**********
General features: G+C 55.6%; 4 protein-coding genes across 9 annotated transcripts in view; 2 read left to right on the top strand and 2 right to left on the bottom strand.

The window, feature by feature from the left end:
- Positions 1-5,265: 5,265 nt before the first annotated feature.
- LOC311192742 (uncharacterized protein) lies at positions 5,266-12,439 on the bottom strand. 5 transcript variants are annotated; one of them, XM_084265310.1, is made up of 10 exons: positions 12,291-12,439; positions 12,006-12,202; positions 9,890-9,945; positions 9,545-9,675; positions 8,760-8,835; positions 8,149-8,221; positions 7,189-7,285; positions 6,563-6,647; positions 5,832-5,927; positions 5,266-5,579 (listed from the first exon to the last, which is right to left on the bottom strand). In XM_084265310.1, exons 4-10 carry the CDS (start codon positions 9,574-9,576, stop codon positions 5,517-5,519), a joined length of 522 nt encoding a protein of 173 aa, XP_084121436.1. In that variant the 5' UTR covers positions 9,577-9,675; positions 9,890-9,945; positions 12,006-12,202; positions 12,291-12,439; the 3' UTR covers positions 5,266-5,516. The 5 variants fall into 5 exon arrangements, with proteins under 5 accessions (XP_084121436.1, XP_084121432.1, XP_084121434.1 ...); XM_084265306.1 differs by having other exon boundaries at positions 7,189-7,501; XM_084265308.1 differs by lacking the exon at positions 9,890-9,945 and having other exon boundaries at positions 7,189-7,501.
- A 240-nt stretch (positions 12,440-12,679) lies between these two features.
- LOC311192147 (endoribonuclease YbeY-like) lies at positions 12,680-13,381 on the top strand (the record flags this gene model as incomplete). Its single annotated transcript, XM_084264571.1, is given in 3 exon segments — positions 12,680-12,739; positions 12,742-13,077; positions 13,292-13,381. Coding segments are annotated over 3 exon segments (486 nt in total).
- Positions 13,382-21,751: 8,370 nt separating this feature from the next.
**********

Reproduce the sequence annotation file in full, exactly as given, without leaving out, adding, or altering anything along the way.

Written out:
General features: G+C 55.6%; 4 protein-coding genes across 9 annotated transcripts in view; 2 read left to right on the top strand and 2 right to left on the bottom strand.

The window, feature by feature from the left end:
- Positions 1-5,265: 5,265 nt before the first annotated feature.
- LOC311192742 (uncharacterized protein) lies at positions 5,266-12,439 on the bottom strand. 5 transcript variants are annotated; one of them, XM_084265310.1, is made up of 10 exons: positions 12,291-12,439; positions 12,006-12,202; positions 9,890-9,945; positions 9,545-9,675; positions 8,760-8,835; positions 8,149-8,221; positions 7,189-7,285; positions 6,563-6,647; positions 5,832-5,927; positions 5,266-5,579 (listed from the first exon to the last, which is right to left on the bottom strand). In XM_084265310.1, exons 4-10 carry the CDS (start codon positions 9,574-9,576, stop codon positions 5,517-5,519), a joined length of 522 nt encoding a protein of 173 aa, XP_084121436.1. In that variant the 5' UTR covers positions 9,577-9,675; positions 9,890-9,945; positions 12,006-12,202; positions 12,291-12,439; the 3' UTR covers positions 5,266-5,516. The 5 variants fall into 5 exon arrangements, with proteins under 5 accessions (XP_084121436.1, XP_084121432.1, XP_084121434.1 ...); XM_084265306.1 differs by having other exon boundaries at positions 7,189-7,501; XM_084265308.1 differs by lacking the exon at positions 9,890-9,945 and having other exon boundaries at positions 7,189-7,501.
- A 240-nt stretch (positions 12,440-12,679) lies between these two features.
- LOC311192147 (endoribonuclease YbeY-like) lies at positions 12,680-13,381 on the top strand (the record flags this gene model as incomplete). Its single annotated transcript, XM_084264571.1, is given in 3 exon segments — positions 12,680-12,739; positions 12,742-13,077; positions 13,292-13,381. Coding segments are annotated over 3 exon segments (486 nt in total).
- Positions 13,382-21,751: 8,370 nt separating this feature from the next.